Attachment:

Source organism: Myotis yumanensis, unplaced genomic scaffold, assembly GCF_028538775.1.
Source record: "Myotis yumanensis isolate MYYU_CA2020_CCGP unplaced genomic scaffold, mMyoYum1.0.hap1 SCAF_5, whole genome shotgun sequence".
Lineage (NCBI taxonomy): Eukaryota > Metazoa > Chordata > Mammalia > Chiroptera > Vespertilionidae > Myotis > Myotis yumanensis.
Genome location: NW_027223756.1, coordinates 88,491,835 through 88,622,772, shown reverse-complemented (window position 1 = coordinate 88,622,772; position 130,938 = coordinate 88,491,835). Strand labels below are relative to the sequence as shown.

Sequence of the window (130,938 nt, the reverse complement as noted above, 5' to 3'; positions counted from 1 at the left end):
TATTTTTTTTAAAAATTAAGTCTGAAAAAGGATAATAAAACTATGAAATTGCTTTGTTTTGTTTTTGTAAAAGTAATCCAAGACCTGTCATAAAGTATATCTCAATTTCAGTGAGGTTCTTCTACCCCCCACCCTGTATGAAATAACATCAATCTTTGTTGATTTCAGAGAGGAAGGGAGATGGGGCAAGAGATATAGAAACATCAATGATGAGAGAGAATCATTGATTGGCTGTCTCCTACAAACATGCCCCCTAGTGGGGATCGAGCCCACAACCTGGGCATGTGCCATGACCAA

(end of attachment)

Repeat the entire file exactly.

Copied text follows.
Source organism: Myotis yumanensis, unplaced genomic scaffold, assembly GCF_028538775.1.
Source record: "Myotis yumanensis isolate MYYU_CA2020_CCGP unplaced genomic scaffold, mMyoYum1.0.hap1 SCAF_5, whole genome shotgun sequence".
Lineage (NCBI taxonomy): Eukaryota > Metazoa > Chordata > Mammalia > Chiroptera > Vespertilionidae > Myotis > Myotis yumanensis.
Genome location: NW_027223756.1, coordinates 88,491,835 through 88,622,772, shown reverse-complemented (window position 1 = coordinate 88,622,772; position 130,938 = coordinate 88,491,835). Strand labels below are relative to the sequence as shown.

Sequence of the window (130,938 nt, the reverse complement as noted above, 5' to 3'; positions counted from 1 at the left end):
TATTTTTTTTAAAAATTAAGTCTGAAAAAGGATAATAAAACTATGAAATTGCTTTGTTTTGTTTTTGTAAAAGTAATCCAAGACCTGTCATAAAGTATATCTCAATTTCAGTGAGGTTCTTCTACCCCCCACCCTGTATGAAATAACATCAATCTTTGTTGATTTCAGAGAGGAAGGGAGATGGGGCAAGAGATATAGAAACATCAATGATGAGAGAGAATCATTGATTGGCTGTCTCCTACAAACATGCCCCCTAGTGGGGATCGAGCCCACAACCTGGGCATGTGCCATGACCAA